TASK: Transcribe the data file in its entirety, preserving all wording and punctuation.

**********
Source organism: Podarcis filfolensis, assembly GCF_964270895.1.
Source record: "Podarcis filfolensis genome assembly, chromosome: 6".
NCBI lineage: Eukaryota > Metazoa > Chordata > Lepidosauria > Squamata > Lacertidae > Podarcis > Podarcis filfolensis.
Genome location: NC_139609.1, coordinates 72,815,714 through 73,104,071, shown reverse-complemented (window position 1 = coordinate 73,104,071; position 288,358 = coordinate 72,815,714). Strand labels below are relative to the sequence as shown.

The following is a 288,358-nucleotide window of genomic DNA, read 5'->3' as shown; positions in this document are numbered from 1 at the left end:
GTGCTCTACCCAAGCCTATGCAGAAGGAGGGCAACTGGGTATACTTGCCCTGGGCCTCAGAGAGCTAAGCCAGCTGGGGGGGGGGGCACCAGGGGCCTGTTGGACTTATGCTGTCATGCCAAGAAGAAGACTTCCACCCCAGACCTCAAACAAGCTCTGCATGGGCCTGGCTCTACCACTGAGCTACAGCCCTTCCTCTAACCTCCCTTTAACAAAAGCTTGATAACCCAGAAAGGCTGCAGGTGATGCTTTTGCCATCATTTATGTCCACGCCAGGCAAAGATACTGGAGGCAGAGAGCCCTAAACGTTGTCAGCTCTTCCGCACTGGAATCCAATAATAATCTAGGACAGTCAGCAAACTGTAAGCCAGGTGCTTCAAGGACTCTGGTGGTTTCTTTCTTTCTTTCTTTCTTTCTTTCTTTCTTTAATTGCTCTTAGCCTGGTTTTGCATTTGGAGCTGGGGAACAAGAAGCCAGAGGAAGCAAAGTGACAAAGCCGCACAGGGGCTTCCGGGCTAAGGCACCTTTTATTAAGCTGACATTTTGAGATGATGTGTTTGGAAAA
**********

Source organism: Podarcis filfolensis, assembly GCF_964270895.1.
Source record: "Podarcis filfolensis genome assembly, chromosome: 6".
NCBI lineage: Eukaryota > Metazoa > Chordata > Lepidosauria > Squamata > Lacertidae > Podarcis > Podarcis filfolensis.
Genome location: NC_139609.1, coordinates 72,815,714 through 73,104,071, shown reverse-complemented (window position 1 = coordinate 73,104,071; position 288,358 = coordinate 72,815,714). Strand labels below are relative to the sequence as shown.

The following is a 288,358-nucleotide window of genomic DNA, read 5'->3' as shown; positions in this document are numbered from 1 at the left end:
GTGCTCTACCCAAGCCTATGCAGAAGGAGGGCAACTGGGTATACTTGCCCTGGGCCTCAGAGAGCTAAGCCAGCTGGGGGGGGGGGCACCAGGGGCCTGTTGGACTTATGCTGTCATGCCAAGAAGAAGACTTCCACCCCAGACCTCAAACAAGCTCTGCATGGGCCTGGCTCTACCACTGAGCTACAGCCCTTCCTCTAACCTCCCTTTAACAAAAGCTTGATAACCCAGAAAGGCTGCAGGTGATGCTTTTGCCATCATTTATGTCCACGCCAGGCAAAGATACTGGAGGCAGAGAGCCCTAAACGTTGTCAGCTCTTCCGCACTGGAATCCAATAATAATCTAGGACAGTCAGCAAACTGTAAGCCAGGTGCTTCAAGGACTCTGGTGGTTTCTTTCTTTCTTTCTTTCTTTCTTTCTTTCTTTAATTGCTCTTAGCCTGGTTTTGCATTTGGAGCTGGGGAACAAGAAGCCAGAGGAAGCAAAGTGACAAAGCCGCACAGGGGCTTCCGGGCTAAGGCACCTTTTATTAAGCTGACATTTTGAGATGATGTGTTTGGAAAA